Most of the things I build can be divided between two categories: "Sites" and "Tools." Sites are, as you might imagine, websites/web apps that comprise whole systems that convey information, sell products, etc., to the end-user. But I also love building tools, because are those small (or large!) utilities that make life easier. Tools are great because the reward for building them is often so visceral and instantaneous; I enjoy helping make others' lives better and easier.
Penn State College of Medicine
Penn State College of Medicine's network of six sites uses a base theme I built (using visual hints from our main website, but completely designed and coded by me). Each is customizable, including splash pages that allow for significant tweaks to create a unique look per site while staying within the visual style. Theme features include an FAQ page type, automatic- and custom-crafted menus selectable on a page level, and the ability to include content (or partial content) from one item within another.
Dynamic Family Narratives
A full-featured web app built on WordPress, this product essentially serves as a timeline builder for families. Events are sortable (on the font-end, in realtime) by different taxonomies and user-created collections. Permissions are baked into each event (for privacy), and it can handle a wide range of multimedia. I designed and coded the whole thing, though the idea and functionality was developed with the client.
I took this over as a freelancer after an agency lost its developer. Rebuilt from the ground-up in three days, it includes WooCommerce integration and the signature (designer-driven) super menu for products.
A single-page placeholder that was designed to help a startup get its business up and running. Designed and coded by me, allowing the client could make all the content updates using the standard WordPress backend.
I was an integral part of the team at the Aardvark Brigade that built the Amazing Grass website using a combination of WordPress and Magento. Most of my work was on the ecommerce side, including styling a lot of the products, making sure the product quantity selector worked (and showed the right photo), and debugging/fixing the subscription module we purchased that flat-out didn't work.
Twice a year at the Aardvark Brigade, it was all hands on deck for the new cabi clothing line launch. I helped on several launches, including writing the backend and frontend functionality for the "color picker" for items, the frontend logic and styling for the photo browser, the functionality for cabiTV, and several incarnations of things that change every time so I can't link to them.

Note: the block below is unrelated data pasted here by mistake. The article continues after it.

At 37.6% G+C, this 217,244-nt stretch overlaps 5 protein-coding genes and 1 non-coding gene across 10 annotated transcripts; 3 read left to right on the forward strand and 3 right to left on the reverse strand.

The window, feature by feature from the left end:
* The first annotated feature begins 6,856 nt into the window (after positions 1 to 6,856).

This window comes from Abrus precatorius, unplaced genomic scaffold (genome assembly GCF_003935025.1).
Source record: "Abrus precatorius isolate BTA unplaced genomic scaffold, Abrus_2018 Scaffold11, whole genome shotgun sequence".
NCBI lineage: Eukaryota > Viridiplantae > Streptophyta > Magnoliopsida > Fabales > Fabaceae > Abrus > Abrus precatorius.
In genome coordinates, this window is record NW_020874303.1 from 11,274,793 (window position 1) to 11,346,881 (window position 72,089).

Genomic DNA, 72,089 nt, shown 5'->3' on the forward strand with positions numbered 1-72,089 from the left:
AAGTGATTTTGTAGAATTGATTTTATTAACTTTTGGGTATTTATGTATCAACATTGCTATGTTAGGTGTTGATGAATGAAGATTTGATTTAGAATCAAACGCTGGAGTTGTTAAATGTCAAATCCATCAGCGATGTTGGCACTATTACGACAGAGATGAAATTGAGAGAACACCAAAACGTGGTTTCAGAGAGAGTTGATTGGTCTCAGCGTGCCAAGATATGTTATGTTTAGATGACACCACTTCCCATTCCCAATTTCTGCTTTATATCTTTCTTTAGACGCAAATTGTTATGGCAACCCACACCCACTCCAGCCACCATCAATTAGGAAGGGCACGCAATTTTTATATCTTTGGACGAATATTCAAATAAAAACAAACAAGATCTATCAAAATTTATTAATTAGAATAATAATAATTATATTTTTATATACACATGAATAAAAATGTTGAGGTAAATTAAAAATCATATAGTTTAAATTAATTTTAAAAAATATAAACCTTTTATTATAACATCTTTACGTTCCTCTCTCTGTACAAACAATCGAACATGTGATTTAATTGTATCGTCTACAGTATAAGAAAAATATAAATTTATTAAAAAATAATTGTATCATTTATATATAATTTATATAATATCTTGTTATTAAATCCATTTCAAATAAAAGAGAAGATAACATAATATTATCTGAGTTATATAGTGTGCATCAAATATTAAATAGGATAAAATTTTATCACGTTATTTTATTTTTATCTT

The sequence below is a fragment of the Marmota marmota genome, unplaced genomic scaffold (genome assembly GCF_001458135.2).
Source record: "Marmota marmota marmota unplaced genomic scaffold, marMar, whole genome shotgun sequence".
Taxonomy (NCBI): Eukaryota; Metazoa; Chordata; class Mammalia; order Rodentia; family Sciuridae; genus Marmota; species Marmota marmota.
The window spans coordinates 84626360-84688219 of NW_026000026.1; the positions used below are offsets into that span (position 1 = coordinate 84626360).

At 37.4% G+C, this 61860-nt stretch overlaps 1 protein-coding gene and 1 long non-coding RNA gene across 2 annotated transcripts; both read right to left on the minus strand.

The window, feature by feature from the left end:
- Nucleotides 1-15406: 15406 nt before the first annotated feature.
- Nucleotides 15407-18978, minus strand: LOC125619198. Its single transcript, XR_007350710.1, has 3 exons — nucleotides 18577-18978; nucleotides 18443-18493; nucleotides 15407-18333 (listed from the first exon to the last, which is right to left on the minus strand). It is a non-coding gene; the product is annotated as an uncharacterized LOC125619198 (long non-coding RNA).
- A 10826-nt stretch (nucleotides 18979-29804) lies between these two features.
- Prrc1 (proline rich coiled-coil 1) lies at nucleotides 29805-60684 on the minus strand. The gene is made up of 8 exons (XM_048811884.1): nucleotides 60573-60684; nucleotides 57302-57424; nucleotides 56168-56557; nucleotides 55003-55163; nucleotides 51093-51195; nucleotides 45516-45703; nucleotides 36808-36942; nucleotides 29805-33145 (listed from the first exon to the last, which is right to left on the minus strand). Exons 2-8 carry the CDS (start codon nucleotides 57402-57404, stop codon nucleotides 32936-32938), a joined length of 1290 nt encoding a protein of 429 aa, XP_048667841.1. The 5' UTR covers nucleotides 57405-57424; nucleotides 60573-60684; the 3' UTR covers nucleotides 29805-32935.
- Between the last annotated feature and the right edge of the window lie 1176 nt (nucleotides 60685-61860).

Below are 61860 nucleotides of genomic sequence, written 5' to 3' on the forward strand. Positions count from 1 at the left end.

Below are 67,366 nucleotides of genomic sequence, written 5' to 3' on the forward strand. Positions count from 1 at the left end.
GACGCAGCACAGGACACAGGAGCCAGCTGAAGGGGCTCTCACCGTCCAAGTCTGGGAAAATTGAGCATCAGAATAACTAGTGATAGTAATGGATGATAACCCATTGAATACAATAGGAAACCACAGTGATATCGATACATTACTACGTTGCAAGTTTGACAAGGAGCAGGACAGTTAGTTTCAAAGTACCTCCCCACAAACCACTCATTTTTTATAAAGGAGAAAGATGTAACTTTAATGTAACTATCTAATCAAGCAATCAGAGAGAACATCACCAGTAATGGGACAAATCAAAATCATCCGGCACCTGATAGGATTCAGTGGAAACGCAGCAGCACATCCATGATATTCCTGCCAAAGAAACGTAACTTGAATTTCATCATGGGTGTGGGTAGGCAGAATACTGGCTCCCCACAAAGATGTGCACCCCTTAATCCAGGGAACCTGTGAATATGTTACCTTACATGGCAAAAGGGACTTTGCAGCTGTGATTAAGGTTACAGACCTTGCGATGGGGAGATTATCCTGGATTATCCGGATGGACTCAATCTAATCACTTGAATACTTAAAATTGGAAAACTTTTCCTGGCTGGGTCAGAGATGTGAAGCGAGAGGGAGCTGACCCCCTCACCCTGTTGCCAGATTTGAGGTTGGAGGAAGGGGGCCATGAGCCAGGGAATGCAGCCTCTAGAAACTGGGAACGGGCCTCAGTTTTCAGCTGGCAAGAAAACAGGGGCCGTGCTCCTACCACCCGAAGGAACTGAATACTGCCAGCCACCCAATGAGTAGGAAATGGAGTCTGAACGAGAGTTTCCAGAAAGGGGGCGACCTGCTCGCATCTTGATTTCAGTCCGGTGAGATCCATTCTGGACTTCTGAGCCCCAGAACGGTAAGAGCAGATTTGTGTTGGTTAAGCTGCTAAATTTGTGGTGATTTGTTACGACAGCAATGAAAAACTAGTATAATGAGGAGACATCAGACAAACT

As part of the Aardvark Brigade team that built the rollout site for their new branding. We worked to get animated SVGs that transformed from one to another using keyboard navigation and click events. I helped refine the animations, got them cross-browser and mobile-compatible, and did a lot of the JS work on moving between "pages."
When I needed to redo my personal website, I decided (for a number of
reasons) that I wanted to try my hand at building own CMS. It was ... a
lot of work. I no longer use it, having switched this site to Craft, but it was an amazing learning experience.
Newsletters are taking over email inboxes everywhere. This is a small (free) utility that allow syou to reclaim your inbox and pick through your newsletters at your leisure with your favorite RSS reader.
A caching system for PubMed searches. PubMed claims to have an RSS function for searches, but it doesn't work like an actual RSS feed (it only returns updates since the feed was last checked). This stores the feeds properly and serves them up.
A quick jQuery plugin I wrote for the middle ground of "I need to do some SVG work but don't want to have implement a whole library like RaphaelJS."
A backend I whipped up for outputting Google Sheets data into a web-readable format. Each sheet gets a full HTML output as well as a JS widget that could (at the time) be dropped into our CMS and output on our websites and mobile apps.
A user-submitted photo gallery management tool using the SmugMug API as the backend. This allowed for the submission of print-quality images but a web-quality display.
Google Drive CMS
For building a high school football preview web site, I used a(n overly) complicated method of different Google Sheets and Docs to drive the content way back in 2014, allowing for easier content creation and editing.
Live push experiments
We set up a technology display at the local county fair where people could answer questions on a form ("What do you love most about York County?", etc.) and see their answers displayed live on a presentation we set up on a television.